Machu Picchu is actually one of the most visited tourist sites in the world, with up to two thousand people per day walking its paths and photographing its grounds year round. This may sound like a turn off, especially if you are anything like me in the sense that you generally look for the path less traveled (or for places without paths at all), but let me tell you here and now folks – this one is worth it. The site is amazing, in practically every sense. From its location and scenery to its history and general energy, I could hardly recommend it highly enough.
There are some challenges associated with getting there, especially if you are not particularly wealthy, since access is basically granted either through the wallet or the leg muscles and lungs. Those with the bucks can take a train either directly out of Cusco or from several points between there and Aguas Calientes, the small town at the park’s entrance, but as of my writing there are only two companies to choose from for this service and they seem to be in cahoots with regard to a mutual neglect of competitive pricing. Another option is to walk the Inca trail, a several day backpacking trip along the route originally used by the Inca themselves, but this one too is pretty expensive, illegal without a licensed guide, and generally booked out two months in advance. So what’s left is the back door: arrival at what is called the hydroelectrica on the river Urubamba, either by foot from wherever you started or via seriously harrowing taxi transfer along a one lane winding gravel road with thousand foot drops off the left side most of the time and heavy truck traffic coming the other way as you round just about every tight curve, your driver blaring his horn more or less constantly in an attempt to avoid what seems like an all too likely head on collision, then the walk (+/- 2 hours) along the railroad track from where the road ends to the entrance of the park. You might be able to guess from my description which route I chose on the way in, and also why I decided to go ahead and kick out the cash for a train on the way out. In the end I am glad I did it the way I did, but to be honest as the taxi slid to a stop less than one meter from the grill of a tandem truck in the middle of one of the curves with the cliff edge just inches from the tires and me looking over it, head out the window, I knew it was a once in a lifetime experience for me. I would walk back out if I had too.
Arriving at Aguas Calientes after my escape from the cab and the walk down the rail line I was very happy to find that while rooms for the night were available for $1,500+US there were also decent places to sleep for fifteen Soles ($5.50US), and that while many of the restaurants offered “American Menu” dinners at $50US a plate, in the market I could eat better food and drink the same fresh squeezed juices while sitting amongst locals and park staff for around seven Soles ($2.50US). I was also surprised to find that the river, which I already knew to be extremely polluted downstream of Cusco, sported spectacular looking rapids, and also held trout! Walking along its banks downstream from town that evening I encountered fishermen pulling smallish rainbows from the pools with the same coffee can setup some of my friends in Patagonia use.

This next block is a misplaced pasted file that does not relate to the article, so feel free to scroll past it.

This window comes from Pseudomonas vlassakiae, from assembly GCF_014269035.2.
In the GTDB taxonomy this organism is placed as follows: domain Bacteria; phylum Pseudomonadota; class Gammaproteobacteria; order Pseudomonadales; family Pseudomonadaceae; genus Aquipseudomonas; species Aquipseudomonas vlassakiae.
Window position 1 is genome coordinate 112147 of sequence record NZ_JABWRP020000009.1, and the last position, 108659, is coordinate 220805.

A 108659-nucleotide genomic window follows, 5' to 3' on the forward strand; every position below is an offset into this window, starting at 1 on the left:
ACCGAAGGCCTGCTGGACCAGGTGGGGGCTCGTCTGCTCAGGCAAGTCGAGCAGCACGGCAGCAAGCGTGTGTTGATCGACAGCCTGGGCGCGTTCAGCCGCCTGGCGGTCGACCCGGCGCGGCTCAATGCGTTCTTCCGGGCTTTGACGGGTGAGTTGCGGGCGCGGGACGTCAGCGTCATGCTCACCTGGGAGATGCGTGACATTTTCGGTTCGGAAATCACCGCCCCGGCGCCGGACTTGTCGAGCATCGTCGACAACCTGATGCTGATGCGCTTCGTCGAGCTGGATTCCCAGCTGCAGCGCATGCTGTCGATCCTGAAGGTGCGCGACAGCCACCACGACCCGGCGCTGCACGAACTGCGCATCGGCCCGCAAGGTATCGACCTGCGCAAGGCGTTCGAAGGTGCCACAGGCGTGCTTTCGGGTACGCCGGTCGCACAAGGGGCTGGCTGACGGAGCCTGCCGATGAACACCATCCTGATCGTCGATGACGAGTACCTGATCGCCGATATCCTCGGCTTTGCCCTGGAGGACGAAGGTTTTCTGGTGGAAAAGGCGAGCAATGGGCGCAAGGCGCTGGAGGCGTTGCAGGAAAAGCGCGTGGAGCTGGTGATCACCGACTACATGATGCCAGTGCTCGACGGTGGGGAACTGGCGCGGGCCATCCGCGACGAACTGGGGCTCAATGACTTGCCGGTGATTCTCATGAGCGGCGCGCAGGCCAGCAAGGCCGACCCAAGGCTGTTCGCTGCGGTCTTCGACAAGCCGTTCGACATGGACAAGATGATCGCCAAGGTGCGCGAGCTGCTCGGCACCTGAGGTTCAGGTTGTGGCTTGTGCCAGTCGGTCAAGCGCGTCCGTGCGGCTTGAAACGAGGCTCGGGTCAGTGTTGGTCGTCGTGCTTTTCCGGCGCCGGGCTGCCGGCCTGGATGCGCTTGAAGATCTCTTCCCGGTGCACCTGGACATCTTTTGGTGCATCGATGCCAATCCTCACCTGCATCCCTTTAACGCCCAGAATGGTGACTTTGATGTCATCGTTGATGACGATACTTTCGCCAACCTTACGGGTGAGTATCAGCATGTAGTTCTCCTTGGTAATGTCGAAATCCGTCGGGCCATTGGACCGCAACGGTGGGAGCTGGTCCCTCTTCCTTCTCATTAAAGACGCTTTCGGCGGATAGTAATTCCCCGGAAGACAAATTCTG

The next morning I headed up into the site itself (another choice between expensive bus, and walking a long stone stairway path) arriving to find brilliant weather and what has to be some of the most impressive topography on Earth. It is no wonder Pachakuteq, the Inca (which actually refers just to the “king”, not to the whole culture) at the time of Machu Pichu’s construction beginning in 1438, chose this site for his masterpiece. Too bad about his timing though; it was inhabited for less than one hundred years before Manko Inca, fighting a losing battle against the Spaniards and in the midst of repetitive outbreaks of the same European origin viral epidemics that had been decreasing his culture’s population already for decades, ordered the city’s evacuation and the closure of all its entrances. After that the jungle took back over, and the site remained more or less undisturbed until Hiram Bingham’s “discovery” of it in 1911.
Since that date the place has been through a lot – excavations, reconstructions, tourism “development”, long drawn out fights over artifact ownership, and now, two thousand people a day walking all over it. But still, it’s really, really cool, and I just enjoyed the hell out of it. Check out the pictures and then come down here and see it for yourselves folks – I highly recommend the experience.